Beginner Cat Photo Skills

How to Take a Effective Tabby Cat Portrait

I had the opportunity to take some photographs of our neighbour cat Honey. She is a small tabby with a fiery attitude as you might remember from this fierce cat post last year. I wanted to take some portraits that included spring type greenery and she paused behind the flowering vine on top of our fence so I grabbed my camera!

I had to stand very quietly, Honey may be a strong character but, like any cat, she will run if afraid. My favourite setting for cats if they might move is Aperture Priority (Av). If there was a risk of sudden movement Av (Nikon A) has always served me well.

You might prefer to try a manual setting. As long as you are still and able to judge your light and shutter speed you should be able to take a great photo in this type of situation.

Honey The Tabby Strikes a Pose

The first photo I took is this one of Honey looking up and away from me. The composition is really nice and I was able to hold my zoom lens steady and keep her eyes reasonably sharp. There is not too much foliage around her features and she is framed by the leaves not ‘hiding’ within them.

Honey Looking At The Trees

Honey stayed on her perch, and I thought it would be nice to show you the different types of photographs I was able to capture. You can decide which ones you think worked best.

I have given each a title so that you can look for them rather than me say ‘the one above’, or ‘the one below this paragraph’ which might make you go cross eyed. Each is interesting in its own way, I think.

Honey Looks Up Close-Up

As you can see, Honey was surrounded by leaves and it was a challenge to keep my focus point on her and not on dozens of leaves and flowers around her. If you have a DSLR or compact you will realise that the focus points might struggle to find Honey amongst the leaves and keep leaping for a white flower or a group of leaves instead.

Two Shots Close Together But Different

Closeup of a tabby cat face showing nose and whiskers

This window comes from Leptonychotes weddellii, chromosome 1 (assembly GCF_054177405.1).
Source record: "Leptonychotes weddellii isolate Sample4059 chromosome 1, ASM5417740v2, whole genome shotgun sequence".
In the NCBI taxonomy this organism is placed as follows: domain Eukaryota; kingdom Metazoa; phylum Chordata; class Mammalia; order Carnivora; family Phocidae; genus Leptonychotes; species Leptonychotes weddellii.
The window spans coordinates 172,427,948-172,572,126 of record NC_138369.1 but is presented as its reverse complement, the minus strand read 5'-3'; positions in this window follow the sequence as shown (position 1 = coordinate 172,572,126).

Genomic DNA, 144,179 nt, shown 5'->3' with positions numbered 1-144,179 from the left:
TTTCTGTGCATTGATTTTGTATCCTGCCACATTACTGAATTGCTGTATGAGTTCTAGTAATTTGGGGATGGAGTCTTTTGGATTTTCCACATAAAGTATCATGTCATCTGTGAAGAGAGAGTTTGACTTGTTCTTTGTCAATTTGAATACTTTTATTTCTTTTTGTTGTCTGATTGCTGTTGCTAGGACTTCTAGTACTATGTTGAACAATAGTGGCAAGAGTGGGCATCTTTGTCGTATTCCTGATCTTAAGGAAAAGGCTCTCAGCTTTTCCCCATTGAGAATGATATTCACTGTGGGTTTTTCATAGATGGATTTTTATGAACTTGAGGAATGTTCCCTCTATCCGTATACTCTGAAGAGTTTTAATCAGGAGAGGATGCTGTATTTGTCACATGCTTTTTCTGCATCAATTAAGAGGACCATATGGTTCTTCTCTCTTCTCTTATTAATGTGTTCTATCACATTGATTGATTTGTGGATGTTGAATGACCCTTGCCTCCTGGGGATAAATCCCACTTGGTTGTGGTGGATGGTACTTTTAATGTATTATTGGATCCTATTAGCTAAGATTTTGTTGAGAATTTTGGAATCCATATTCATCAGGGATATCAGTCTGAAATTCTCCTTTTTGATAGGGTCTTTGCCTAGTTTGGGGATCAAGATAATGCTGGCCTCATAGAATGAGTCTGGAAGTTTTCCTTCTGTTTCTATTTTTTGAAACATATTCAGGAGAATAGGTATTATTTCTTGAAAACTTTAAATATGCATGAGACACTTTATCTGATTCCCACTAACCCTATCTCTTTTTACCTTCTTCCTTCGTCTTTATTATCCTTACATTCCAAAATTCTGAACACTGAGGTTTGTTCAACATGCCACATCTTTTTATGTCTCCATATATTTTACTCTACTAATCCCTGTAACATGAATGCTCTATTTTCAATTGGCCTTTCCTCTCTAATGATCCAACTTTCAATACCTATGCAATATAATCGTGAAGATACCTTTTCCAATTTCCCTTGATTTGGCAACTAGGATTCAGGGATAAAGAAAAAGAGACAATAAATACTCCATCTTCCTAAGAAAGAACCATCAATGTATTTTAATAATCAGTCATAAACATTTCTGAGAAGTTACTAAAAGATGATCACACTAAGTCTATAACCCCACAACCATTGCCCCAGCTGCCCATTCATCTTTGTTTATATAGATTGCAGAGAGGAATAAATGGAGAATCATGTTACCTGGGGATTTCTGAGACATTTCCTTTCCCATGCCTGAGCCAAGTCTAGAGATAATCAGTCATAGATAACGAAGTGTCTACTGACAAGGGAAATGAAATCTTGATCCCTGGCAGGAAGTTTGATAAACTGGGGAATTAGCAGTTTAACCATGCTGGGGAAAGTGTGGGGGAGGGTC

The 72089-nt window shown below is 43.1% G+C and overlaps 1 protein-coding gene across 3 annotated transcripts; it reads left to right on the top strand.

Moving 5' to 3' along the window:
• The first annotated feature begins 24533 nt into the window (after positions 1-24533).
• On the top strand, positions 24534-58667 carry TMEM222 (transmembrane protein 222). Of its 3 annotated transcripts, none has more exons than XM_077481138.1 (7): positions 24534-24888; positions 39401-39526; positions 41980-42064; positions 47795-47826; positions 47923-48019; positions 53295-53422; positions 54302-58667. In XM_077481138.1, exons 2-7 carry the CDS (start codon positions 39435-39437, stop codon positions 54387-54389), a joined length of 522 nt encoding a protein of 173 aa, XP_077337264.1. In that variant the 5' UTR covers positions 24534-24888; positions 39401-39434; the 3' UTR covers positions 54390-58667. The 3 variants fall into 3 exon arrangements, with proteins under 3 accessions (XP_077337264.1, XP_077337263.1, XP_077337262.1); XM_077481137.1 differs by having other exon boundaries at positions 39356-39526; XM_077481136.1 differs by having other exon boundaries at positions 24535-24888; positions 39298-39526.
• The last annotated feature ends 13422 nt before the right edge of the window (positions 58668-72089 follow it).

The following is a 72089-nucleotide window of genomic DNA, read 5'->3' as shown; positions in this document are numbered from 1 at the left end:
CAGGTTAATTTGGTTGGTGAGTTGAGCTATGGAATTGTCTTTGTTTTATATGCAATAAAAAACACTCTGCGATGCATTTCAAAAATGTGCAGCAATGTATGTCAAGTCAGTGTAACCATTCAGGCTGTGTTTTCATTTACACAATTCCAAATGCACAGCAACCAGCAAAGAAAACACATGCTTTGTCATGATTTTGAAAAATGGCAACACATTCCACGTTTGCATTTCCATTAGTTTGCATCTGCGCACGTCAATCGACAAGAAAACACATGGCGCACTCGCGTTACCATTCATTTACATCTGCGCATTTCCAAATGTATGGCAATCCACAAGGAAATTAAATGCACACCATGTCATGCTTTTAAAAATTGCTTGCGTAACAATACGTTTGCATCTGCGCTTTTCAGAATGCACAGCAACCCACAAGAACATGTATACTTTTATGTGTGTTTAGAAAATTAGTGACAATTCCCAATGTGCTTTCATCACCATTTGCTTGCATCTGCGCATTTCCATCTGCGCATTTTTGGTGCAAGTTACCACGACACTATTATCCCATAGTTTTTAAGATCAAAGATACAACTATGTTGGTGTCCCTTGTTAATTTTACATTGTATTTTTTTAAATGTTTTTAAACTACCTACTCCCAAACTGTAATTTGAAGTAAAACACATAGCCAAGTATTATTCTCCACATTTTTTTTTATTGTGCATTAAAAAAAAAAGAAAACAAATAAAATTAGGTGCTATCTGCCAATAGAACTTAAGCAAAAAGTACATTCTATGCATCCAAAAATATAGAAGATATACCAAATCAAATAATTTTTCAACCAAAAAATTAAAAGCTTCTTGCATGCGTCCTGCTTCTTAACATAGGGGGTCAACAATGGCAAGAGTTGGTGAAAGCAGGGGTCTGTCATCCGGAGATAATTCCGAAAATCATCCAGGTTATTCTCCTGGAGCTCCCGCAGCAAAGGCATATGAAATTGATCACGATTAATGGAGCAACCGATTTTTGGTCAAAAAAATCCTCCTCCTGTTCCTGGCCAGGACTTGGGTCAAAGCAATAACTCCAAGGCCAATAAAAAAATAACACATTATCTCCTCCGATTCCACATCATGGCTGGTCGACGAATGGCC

Honey’s Watchful Stare

Honey’s Watchful Stare‘ and ‘Watchful Stare Closeup‘ were taken very close together. I just zoomed in a little bit for a more dramatic look at her intense eyes. You can see lots of out of focus leaves around the face but this allowed me to focus clearly on her fur and eyes. I am not sure the closeup photograph works really well but she has such an intense look I had to try and capture it. Do you think the leaves add to her portrait?

Extreme Closeup of a tabby cat face showing nose and whiskers
Watchful Stare Closeup

I was pleased to be able to show you a selection but want to finish with one smartphone photograph. Can you see the difference between the ‘phone colours and the DSLR? I did not make any colour adjustments, my only changes were a bit of sharpening in Affinity Photo RAW. The distant photo is useful because it shows you how high up Honey was!

Smartphone photo of a tabby on a high fence.

11 thoughts on “How to Take a Effective Tabby Cat Portrait”

  1. total lee awesum fotoz !!! mum did grate !!! 🙂

    hope everee onez doin soooper and heerz two
    a grate week a head 🙂 ♥

    Reply
  2. Honey is gorgeous! Those close-ups are stunning! I absolutely love the peeping through the leaves/greens pics. I think it adds not only depth from a natural frame, but something very raw and wild, which is stunning for pet portraits. I do find I can do this with my DSLR better than my iPhone, although, I do have to give iP props as my 14Pro does do some nice work. I do hear my DSLR groaning sometimes as it struggles to find that focal point, but once it does, it’s fabulous. Always great photo tips, Marjorie! Sharing!

    Reply
  3. Oh, Marjorie, she’s gorgeous! I definitely need to learn how better to focus on my cats and not their surroundings.

    Reply
  4. You captured some great snaps of Honey. I like the first and last photos the best. I love how the nature and greenery frame her face and body surrounding her. Honey looks like such a diva in her element. Nice job!

    Reply
  5. Oh my goodness, what a wonderful subject in beautiful Honey! It’s amazing the personality jumps off the screen. I’m also amazed at how much the colors differ between DSLR and your phone. WOW! That’s a good testament for a DSLR.

    Once again another great lesson, which I’m sharing.

    Reply
  6. Gorgeous Honey!!
    What a beauty she is!

    I too cannot decide if I have a favorite or not…they are all amazing! Yes, what a difference the ‘real’ camera makes as opposed to the phone.

    Reply
  7. I could see uses and places for each of these pictures, dependent on what they were accompanying, be it story or article. Lovely each one, and very effective use of the camera settings too. Have tried a monopod for your camera, to help steady on difficult shots where longer exposures are called for?
    Quick and easy to use and carry.
    Purrs
    ERin

    Reply
  8. These are fabulous, Marjorie! And once again, you’ve explained the process and given great tips in a way that makes such good sense. 🙂

    Reply
  9. The leaves do not distract. The green mixing with her golden colors is so dramatic; how could I ever choose one close-up over another. (Surely you jest!) And obviously the DSLR photos are superior to the phone photo, at least in this case. Yet again, you’ve outdone yourself.

    Reply

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